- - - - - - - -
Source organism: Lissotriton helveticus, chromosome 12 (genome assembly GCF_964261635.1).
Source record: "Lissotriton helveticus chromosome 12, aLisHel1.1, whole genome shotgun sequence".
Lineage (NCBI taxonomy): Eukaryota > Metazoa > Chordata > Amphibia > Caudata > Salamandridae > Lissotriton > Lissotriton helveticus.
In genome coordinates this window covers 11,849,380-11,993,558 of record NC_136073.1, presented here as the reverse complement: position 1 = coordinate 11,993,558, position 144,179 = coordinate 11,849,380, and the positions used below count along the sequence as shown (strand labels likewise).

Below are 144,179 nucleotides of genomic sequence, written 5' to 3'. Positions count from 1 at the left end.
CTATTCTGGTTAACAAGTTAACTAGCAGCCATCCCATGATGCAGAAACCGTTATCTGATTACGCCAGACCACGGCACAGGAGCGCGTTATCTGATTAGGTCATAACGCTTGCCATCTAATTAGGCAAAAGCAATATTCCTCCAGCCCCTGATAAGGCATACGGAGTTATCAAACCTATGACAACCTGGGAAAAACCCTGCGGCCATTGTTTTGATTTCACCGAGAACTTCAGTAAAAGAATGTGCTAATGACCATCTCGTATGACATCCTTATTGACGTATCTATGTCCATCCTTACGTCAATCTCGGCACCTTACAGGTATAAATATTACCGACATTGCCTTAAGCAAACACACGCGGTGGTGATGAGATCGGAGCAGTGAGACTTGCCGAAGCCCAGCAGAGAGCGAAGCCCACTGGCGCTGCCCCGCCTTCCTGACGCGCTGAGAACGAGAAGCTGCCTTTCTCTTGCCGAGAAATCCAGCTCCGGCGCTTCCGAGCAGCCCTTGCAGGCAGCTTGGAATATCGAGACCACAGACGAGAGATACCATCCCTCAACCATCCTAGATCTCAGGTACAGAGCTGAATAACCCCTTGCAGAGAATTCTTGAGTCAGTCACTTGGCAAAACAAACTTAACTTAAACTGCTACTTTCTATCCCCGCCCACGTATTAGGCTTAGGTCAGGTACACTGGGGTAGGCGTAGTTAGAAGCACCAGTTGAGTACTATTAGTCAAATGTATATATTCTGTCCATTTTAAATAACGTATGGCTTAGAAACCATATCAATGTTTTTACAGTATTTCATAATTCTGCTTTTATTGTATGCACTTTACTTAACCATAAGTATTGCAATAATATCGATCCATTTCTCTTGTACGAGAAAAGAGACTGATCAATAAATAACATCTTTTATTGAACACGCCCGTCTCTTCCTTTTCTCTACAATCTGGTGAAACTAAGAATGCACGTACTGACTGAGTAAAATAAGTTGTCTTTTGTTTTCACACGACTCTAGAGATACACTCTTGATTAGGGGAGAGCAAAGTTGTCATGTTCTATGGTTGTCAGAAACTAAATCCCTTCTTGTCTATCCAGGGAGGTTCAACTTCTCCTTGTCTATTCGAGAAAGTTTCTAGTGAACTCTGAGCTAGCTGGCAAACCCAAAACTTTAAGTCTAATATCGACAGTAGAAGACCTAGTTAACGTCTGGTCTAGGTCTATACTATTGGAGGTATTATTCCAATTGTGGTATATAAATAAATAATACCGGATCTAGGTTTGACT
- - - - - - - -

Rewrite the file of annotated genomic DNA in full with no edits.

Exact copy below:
Source organism: Lissotriton helveticus, chromosome 12 (genome assembly GCF_964261635.1).
Source record: "Lissotriton helveticus chromosome 12, aLisHel1.1, whole genome shotgun sequence".
Lineage (NCBI taxonomy): Eukaryota > Metazoa > Chordata > Amphibia > Caudata > Salamandridae > Lissotriton > Lissotriton helveticus.
In genome coordinates this window covers 11,849,380-11,993,558 of record NC_136073.1, presented here as the reverse complement: position 1 = coordinate 11,993,558, position 144,179 = coordinate 11,849,380, and the positions used below count along the sequence as shown (strand labels likewise).

Below are 144,179 nucleotides of genomic sequence, written 5' to 3'. Positions count from 1 at the left end.
CTATTCTGGTTAACAAGTTAACTAGCAGCCATCCCATGATGCAGAAACCGTTATCTGATTACGCCAGACCACGGCACAGGAGCGCGTTATCTGATTAGGTCATAACGCTTGCCATCTAATTAGGCAAAAGCAATATTCCTCCAGCCCCTGATAAGGCATACGGAGTTATCAAACCTATGACAACCTGGGAAAAACCCTGCGGCCATTGTTTTGATTTCACCGAGAACTTCAGTAAAAGAATGTGCTAATGACCATCTCGTATGACATCCTTATTGACGTATCTATGTCCATCCTTACGTCAATCTCGGCACCTTACAGGTATAAATATTACCGACATTGCCTTAAGCAAACACACGCGGTGGTGATGAGATCGGAGCAGTGAGACTTGCCGAAGCCCAGCAGAGAGCGAAGCCCACTGGCGCTGCCCCGCCTTCCTGACGCGCTGAGAACGAGAAGCTGCCTTTCTCTTGCCGAGAAATCCAGCTCCGGCGCTTCCGAGCAGCCCTTGCAGGCAGCTTGGAATATCGAGACCACAGACGAGAGATACCATCCCTCAACCATCCTAGATCTCAGGTACAGAGCTGAATAACCCCTTGCAGAGAATTCTTGAGTCAGTCACTTGGCAAAACAAACTTAACTTAAACTGCTACTTTCTATCCCCGCCCACGTATTAGGCTTAGGTCAGGTACACTGGGGTAGGCGTAGTTAGAAGCACCAGTTGAGTACTATTAGTCAAATGTATATATTCTGTCCATTTTAAATAACGTATGGCTTAGAAACCATATCAATGTTTTTACAGTATTTCATAATTCTGCTTTTATTGTATGCACTTTACTTAACCATAAGTATTGCAATAATATCGATCCATTTCTCTTGTACGAGAAAAGAGACTGATCAATAAATAACATCTTTTATTGAACACGCCCGTCTCTTCCTTTTCTCTACAATCTGGTGAAACTAAGAATGCACGTACTGACTGAGTAAAATAAGTTGTCTTTTGTTTTCACACGACTCTAGAGATACACTCTTGATTAGGGGAGAGCAAAGTTGTCATGTTCTATGGTTGTCAGAAACTAAATCCCTTCTTGTCTATCCAGGGAGGTTCAACTTCTCCTTGTCTATTCGAGAAAGTTTCTAGTGAACTCTGAGCTAGCTGGCAAACCCAAAACTTTAAGTCTAATATCGACAGTAGAAGACCTAGTTAACGTCTGGTCTAGGTCTATACTATTGGAGGTATTATTCCAATTGTGGTATATAAATAAATAATACCGGATCTAGGTTTGACT